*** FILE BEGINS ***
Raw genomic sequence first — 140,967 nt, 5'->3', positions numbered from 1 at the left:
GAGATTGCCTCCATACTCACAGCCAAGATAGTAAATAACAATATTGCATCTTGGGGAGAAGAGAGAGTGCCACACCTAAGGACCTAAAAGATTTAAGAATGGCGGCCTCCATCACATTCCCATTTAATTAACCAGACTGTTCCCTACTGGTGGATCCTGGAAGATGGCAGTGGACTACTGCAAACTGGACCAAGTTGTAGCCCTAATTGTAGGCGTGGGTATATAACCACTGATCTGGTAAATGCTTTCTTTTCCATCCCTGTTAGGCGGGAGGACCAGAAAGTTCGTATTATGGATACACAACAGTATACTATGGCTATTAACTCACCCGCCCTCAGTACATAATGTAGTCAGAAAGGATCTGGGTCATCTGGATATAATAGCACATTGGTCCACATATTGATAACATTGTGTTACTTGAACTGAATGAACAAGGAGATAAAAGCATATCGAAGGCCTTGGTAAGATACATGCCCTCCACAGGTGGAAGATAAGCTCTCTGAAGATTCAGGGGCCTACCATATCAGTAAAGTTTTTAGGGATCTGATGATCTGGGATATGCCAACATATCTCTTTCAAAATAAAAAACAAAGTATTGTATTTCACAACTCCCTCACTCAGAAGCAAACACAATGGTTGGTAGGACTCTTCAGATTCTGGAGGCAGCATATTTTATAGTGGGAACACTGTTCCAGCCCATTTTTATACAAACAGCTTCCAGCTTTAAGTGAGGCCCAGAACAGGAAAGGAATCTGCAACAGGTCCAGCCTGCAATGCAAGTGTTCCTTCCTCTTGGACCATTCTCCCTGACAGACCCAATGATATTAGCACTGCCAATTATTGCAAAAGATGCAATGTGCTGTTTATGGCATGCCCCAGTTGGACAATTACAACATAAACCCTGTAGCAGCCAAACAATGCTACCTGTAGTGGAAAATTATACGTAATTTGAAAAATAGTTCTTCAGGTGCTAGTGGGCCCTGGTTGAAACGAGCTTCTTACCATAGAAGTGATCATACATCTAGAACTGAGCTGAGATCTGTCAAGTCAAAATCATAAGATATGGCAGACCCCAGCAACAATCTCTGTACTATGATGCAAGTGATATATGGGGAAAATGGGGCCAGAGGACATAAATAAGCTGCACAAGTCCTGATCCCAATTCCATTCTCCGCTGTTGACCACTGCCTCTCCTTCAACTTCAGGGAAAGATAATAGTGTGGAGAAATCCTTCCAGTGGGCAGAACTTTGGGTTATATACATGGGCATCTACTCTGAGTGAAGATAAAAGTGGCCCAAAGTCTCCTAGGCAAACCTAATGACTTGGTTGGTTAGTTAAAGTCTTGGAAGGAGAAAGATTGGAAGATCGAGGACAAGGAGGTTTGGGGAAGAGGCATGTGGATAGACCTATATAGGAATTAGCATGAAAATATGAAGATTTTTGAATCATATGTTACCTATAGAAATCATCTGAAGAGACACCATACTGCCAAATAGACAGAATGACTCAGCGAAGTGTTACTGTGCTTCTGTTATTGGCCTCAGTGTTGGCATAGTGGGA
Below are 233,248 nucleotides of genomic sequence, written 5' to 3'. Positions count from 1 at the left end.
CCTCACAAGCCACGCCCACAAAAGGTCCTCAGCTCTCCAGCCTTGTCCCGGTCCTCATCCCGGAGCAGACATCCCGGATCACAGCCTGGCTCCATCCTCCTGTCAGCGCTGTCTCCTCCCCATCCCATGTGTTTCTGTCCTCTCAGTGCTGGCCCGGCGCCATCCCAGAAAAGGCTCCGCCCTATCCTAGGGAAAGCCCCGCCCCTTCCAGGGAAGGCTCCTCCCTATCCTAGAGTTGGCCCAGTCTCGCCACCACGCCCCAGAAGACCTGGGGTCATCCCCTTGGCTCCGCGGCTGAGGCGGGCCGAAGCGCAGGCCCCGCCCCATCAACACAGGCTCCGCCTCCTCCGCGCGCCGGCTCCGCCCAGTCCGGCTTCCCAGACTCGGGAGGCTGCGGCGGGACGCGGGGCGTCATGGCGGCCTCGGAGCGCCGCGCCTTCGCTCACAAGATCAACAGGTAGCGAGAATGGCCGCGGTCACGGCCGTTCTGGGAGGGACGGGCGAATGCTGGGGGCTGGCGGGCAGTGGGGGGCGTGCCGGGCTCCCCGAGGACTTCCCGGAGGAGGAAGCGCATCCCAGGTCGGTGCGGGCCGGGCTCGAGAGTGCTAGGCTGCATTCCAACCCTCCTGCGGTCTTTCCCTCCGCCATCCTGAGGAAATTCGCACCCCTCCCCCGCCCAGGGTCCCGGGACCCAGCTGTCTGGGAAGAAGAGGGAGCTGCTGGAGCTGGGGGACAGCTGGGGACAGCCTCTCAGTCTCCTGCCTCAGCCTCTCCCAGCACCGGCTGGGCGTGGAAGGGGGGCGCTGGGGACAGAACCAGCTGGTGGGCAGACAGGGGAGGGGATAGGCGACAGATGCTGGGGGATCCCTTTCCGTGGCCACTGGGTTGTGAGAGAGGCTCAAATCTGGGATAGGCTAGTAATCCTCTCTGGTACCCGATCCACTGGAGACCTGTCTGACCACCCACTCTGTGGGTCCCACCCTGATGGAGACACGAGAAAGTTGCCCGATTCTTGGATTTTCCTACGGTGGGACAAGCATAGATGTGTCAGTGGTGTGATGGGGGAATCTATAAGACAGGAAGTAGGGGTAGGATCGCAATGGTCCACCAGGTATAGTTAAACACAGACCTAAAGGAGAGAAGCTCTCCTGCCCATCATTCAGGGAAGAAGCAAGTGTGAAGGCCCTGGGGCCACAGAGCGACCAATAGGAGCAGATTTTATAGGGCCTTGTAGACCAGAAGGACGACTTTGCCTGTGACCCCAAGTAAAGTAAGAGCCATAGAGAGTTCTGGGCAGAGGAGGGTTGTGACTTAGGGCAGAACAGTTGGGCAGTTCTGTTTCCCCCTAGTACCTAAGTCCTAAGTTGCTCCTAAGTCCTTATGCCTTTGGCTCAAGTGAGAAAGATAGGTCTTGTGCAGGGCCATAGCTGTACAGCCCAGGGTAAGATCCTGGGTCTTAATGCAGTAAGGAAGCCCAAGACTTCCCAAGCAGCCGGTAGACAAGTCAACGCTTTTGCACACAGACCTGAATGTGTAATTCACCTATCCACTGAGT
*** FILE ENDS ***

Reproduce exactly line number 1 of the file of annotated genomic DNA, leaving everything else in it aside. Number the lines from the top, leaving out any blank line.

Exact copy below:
Raw genomic sequence first — 140,967 nt, 5'->3', positions numbered from 1 at the left: